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"In truth the leitmotiv": the prohibition of torture and other forms of ill-treatment in international humanitarian law

30-09-2007 Article, International Review of the Red Cross, No. 867, by Cordula Droege

The principle of humane treatment, as Jean Pictet wrote in 1958, is in truth the leitmotiv of the four Geneva Conventions of 1949. It includes the prohibition of torture, cruel or inhuman treatment and outrages upon personal dignity. This article examines the interpretation of these notions by referring to the existing instruments and jurisprudence on the prohibition of ill-treatment.

   

Cordula Droege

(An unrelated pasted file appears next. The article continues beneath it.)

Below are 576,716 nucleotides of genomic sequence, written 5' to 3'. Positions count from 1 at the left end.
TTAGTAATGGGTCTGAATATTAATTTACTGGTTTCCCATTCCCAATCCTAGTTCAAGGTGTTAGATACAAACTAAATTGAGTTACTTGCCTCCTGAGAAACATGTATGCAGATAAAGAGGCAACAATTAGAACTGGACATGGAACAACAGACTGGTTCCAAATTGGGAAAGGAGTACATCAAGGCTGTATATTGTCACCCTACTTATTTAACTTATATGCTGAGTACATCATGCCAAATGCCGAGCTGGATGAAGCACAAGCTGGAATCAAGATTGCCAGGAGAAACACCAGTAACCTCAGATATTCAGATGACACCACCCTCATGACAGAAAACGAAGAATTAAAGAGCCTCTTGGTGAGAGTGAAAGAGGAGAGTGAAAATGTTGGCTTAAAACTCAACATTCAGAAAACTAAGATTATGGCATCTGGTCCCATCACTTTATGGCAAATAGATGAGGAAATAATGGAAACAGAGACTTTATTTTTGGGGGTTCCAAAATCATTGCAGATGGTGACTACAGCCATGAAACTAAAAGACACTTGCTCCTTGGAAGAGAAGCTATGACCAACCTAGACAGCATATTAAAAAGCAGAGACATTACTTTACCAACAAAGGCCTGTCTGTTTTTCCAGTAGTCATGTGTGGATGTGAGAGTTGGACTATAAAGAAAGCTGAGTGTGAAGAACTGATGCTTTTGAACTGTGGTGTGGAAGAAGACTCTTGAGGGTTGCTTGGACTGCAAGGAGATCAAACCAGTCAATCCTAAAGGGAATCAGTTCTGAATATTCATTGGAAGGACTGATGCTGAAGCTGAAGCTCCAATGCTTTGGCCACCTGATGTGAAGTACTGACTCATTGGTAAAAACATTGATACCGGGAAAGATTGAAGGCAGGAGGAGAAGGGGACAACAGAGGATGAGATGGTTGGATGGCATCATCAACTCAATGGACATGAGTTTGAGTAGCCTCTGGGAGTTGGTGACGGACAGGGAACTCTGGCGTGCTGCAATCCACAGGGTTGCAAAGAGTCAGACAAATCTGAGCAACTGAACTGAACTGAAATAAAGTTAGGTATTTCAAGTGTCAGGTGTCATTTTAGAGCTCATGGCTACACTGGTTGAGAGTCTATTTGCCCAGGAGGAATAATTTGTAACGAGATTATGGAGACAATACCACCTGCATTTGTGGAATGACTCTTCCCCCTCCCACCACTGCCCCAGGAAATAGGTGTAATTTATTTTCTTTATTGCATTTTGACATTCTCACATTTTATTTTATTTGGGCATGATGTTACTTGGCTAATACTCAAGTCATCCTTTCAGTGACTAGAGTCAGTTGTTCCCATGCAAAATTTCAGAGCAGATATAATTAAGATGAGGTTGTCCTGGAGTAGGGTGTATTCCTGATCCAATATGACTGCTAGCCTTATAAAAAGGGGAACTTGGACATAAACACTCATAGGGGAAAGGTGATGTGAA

is legal adviser in the Legal Division of the International Committee of the Red Cross. 

 
Abstract 
The principle of humane treatment, as Jean Pictet wrote in 1958, is in truth the leitmotiv of the four Geneva Conventions of 1949. Article 3 common to these Conventions and other provisions of International Humanitarian Law embody this absolute and minimum rule by prohibiting torture, cruel or inhuman treatment and outrages upon personal dignity. These notions can be interpreted in meaningful and practical ways through the existing instruments and jurisprudence on the prohibition of ill-treatment. Their assessment must take into account the need to respect the human being in all his or her physical, mental and moral integrity, mindful of all the circumstances of the case.  

   
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